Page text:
Marathon finish times

November 28, 2021

How long does it take to run a marathon (42.195 km)? Well, that depends partly on where the marathon takes place, on the weather conditions that day, but mostly on who’s running the marathon. Well-known marathons such as the Boston and Berlin marathons welcome a myriad of athletes. Amateurs looking to tick a marathon off their bucket list and pros who set world records. Comparatively, it’s not so easy to get your hands on an entry ticket to the Olympic marathon.

Here are the distributions of finish times for the following races:

  • 2019 Boston marathon
  • 2019 Berlin marathon
  • London 2012, Rio 2016 and Tokyo 2020 Olympics women and men’s marathons grouped together1

The three distributions overlap and each one is represented by a different semi-transparent color as indicated by the legend. The dark green is where the Boston 2019 and the Berlin 2019 distributions overlap.

distribution of marathon finish times

Each bar represents the number of people finishing within a 5-minute window. We can see for instance that close to 2000 runners finished the Berlin marathon with a time between 3 hours 55 minutes and 4 hours. Must have been busy at the finish line!2

While we’re talking about this peculiar peak, notice how it’s actually… not so peculiar. There are similar spikes in both the Berlin and Boston marathon distributions just before the 3 hours and the 3 hours 30 minutes mark. These are symbolic times that many runners aim for, and many succeed!

distribution of marathon finish times with peaks

Similarly, you can see important drops at the 4 hours and 30 minutes and 5 hours mark, suggesting people also rush to arrive just before these times.

Now if we zoom in on the super fast runners (bottom left of the chart) it might be surprising at first to see such an overlap between the olympic marathons finish times and finish times of marathons open to the general public. Maybe some of your friends or relatives often take part in these races? Well, if your rusty Uncle Edgar cannot compete at the Olympics, know that the best marathon runners can and will definitely “join” him in running in Boston next year because… that’s their job!

distribution of marathon finish times zoomed on sub 3 hour times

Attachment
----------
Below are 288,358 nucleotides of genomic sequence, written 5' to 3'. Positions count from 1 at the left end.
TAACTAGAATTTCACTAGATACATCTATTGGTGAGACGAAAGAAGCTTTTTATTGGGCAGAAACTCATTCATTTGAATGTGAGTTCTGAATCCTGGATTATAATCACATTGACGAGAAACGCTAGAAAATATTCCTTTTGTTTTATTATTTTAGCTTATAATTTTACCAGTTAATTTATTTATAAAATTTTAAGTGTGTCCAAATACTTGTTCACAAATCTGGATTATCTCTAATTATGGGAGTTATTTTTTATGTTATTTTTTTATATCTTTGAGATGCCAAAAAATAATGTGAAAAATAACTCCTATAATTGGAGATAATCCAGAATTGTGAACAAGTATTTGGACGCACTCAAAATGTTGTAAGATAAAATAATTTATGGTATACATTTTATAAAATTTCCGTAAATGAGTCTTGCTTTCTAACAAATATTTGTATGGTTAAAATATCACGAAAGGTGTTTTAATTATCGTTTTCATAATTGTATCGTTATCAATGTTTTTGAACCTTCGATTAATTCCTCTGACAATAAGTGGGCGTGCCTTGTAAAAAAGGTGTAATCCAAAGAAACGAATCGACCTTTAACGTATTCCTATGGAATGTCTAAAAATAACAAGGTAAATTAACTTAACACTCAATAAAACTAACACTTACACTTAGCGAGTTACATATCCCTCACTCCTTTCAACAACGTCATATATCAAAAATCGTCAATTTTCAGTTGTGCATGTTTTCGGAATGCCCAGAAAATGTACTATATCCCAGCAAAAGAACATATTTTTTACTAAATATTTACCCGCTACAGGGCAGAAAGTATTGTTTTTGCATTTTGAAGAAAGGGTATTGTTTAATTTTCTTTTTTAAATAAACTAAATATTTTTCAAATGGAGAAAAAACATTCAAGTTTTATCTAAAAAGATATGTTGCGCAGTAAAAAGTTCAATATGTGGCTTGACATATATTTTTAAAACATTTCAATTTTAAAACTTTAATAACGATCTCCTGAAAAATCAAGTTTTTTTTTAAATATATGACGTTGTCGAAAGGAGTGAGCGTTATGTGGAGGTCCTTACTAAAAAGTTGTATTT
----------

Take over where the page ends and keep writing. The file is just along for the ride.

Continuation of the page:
Here is how much you can earn if you run fast, very fast:

  • Boston 2019: $150,000 for the first male and female finisher, plus a $50,000 bonus for breaking the record.
  • Berlin 2019: €40,000 for the first male and female finisher, plus a €30,000 bonus for breaking the record.
  • The International Olympic Committee does not pay prize money to medalists. However, many countries offer monetary rewards to their athletes.3 For example, in Kenya, gold medallists are guaranteed one million Kenyan shillings ($9,000 at the time of writing).4

Note that the second, third, fourth and so on (up to the tenth in the case of Boston at least) also get a reward. I did not show them to keep it simple.

Notes and data sources
  1. ^

    There are around 100 athletes for every olympic marathon race vs tens of thousands for big marathons like Boston or Berlin. I chose to aggregate the results of the last three olympics in order to have enough data to show on the chart, while keeping the relative proportions to get a sense of how few people run this race compared to a city marathon.

  2. ^

    We’re actually looking at net times (time elapsed between crossing the start line and the finish line), not gun times (time elapsed since the official start of the race). These times differ because participants start in waves. So these ~2,000 people did not all cross the line within that 5-minute window (since they did not all start at the same time). I imagine one of the many challenges of the race organisation is to avoid traffic jams during the race by carefully designing start waves.

  3. ^

  4. ^

Gael de Mondragon

Written by Gaël de Mondragon, an indie maker in the making.
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